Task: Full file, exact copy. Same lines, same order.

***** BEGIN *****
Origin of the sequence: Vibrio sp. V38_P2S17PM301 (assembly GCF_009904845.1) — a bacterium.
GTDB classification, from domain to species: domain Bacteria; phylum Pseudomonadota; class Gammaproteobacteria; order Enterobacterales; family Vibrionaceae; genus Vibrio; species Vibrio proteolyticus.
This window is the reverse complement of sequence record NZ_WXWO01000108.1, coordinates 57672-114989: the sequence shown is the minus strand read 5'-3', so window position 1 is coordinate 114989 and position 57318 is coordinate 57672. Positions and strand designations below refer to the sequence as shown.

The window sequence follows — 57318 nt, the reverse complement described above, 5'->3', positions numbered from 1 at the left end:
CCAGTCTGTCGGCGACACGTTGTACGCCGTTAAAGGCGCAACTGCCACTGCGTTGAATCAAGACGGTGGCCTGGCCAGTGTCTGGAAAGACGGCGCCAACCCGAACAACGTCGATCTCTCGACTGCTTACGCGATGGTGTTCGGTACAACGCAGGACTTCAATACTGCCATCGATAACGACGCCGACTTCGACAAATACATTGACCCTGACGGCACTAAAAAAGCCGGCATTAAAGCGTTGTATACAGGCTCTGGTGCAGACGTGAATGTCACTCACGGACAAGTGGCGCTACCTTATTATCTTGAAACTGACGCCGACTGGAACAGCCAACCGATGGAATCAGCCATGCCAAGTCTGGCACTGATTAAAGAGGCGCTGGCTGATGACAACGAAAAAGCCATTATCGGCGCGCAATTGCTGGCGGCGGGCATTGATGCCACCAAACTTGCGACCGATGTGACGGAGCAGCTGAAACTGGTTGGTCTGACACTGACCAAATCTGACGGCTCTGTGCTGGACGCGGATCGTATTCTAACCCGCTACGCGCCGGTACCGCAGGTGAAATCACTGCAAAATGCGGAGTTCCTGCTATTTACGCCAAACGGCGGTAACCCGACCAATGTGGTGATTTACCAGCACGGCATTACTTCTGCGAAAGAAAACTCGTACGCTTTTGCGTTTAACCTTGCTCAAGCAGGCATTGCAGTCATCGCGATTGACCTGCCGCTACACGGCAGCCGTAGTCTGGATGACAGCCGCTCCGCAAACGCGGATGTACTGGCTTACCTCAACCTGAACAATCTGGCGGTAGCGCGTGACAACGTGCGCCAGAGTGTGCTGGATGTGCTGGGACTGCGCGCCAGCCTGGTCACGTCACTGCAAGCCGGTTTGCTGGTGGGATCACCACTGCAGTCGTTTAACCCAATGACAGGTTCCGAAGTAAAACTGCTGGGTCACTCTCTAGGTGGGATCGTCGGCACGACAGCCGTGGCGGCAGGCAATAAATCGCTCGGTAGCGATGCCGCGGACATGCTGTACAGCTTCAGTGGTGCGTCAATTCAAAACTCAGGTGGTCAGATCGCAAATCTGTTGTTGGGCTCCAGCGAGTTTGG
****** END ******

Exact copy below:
Origin of the sequence: Vibrio sp. V38_P2S17PM301 (assembly GCF_009904845.1) — a bacterium.
GTDB classification, from domain to species: domain Bacteria; phylum Pseudomonadota; class Gammaproteobacteria; order Enterobacterales; family Vibrionaceae; genus Vibrio; species Vibrio proteolyticus.
This window is the reverse complement of sequence record NZ_WXWO01000108.1, coordinates 57672-114989: the sequence shown is the minus strand read 5'-3', so window position 1 is coordinate 114989 and position 57318 is coordinate 57672. Positions and strand designations below refer to the sequence as shown.

The window sequence follows — 57318 nt, the reverse complement described above, 5'->3', positions numbered from 1 at the left end:
CCAGTCTGTCGGCGACACGTTGTACGCCGTTAAAGGCGCAACTGCCACTGCGTTGAATCAAGACGGTGGCCTGGCCAGTGTCTGGAAAGACGGCGCCAACCCGAACAACGTCGATCTCTCGACTGCTTACGCGATGGTGTTCGGTACAACGCAGGACTTCAATACTGCCATCGATAACGACGCCGACTTCGACAAATACATTGACCCTGACGGCACTAAAAAAGCCGGCATTAAAGCGTTGTATACAGGCTCTGGTGCAGACGTGAATGTCACTCACGGACAAGTGGCGCTACCTTATTATCTTGAAACTGACGCCGACTGGAACAGCCAACCGATGGAATCAGCCATGCCAAGTCTGGCACTGATTAAAGAGGCGCTGGCTGATGACAACGAAAAAGCCATTATCGGCGCGCAATTGCTGGCGGCGGGCATTGATGCCACCAAACTTGCGACCGATGTGACGGAGCAGCTGAAACTGGTTGGTCTGACACTGACCAAATCTGACGGCTCTGTGCTGGACGCGGATCGTATTCTAACCCGCTACGCGCCGGTACCGCAGGTGAAATCACTGCAAAATGCGGAGTTCCTGCTATTTACGCCAAACGGCGGTAACCCGACCAATGTGGTGATTTACCAGCACGGCATTACTTCTGCGAAAGAAAACTCGTACGCTTTTGCGTTTAACCTTGCTCAAGCAGGCATTGCAGTCATCGCGATTGACCTGCCGCTACACGGCAGCCGTAGTCTGGATGACAGCCGCTCCGCAAACGCGGATGTACTGGCTTACCTCAACCTGAACAATCTGGCGGTAGCGCGTGACAACGTGCGCCAGAGTGTGCTGGATGTGCTGGGACTGCGCGCCAGCCTGGTCACGTCACTGCAAGCCGGTTTGCTGGTGGGATCACCACTGCAGTCGTTTAACCCAATGACAGGTTCCGAAGTAAAACTGCTGGGTCACTCTCTAGGTGGGATCGTCGGCACGACAGCCGTGGCGGCAGGCAATAAATCGCTCGGTAGCGATGCCGCGGACATGCTGTACAGCTTCAGTGGTGCGTCAATTCAAAACTCAGGTGGTCAGATCGCAAATCTGTTGTTGGGCTCCAGCGAGTTTGG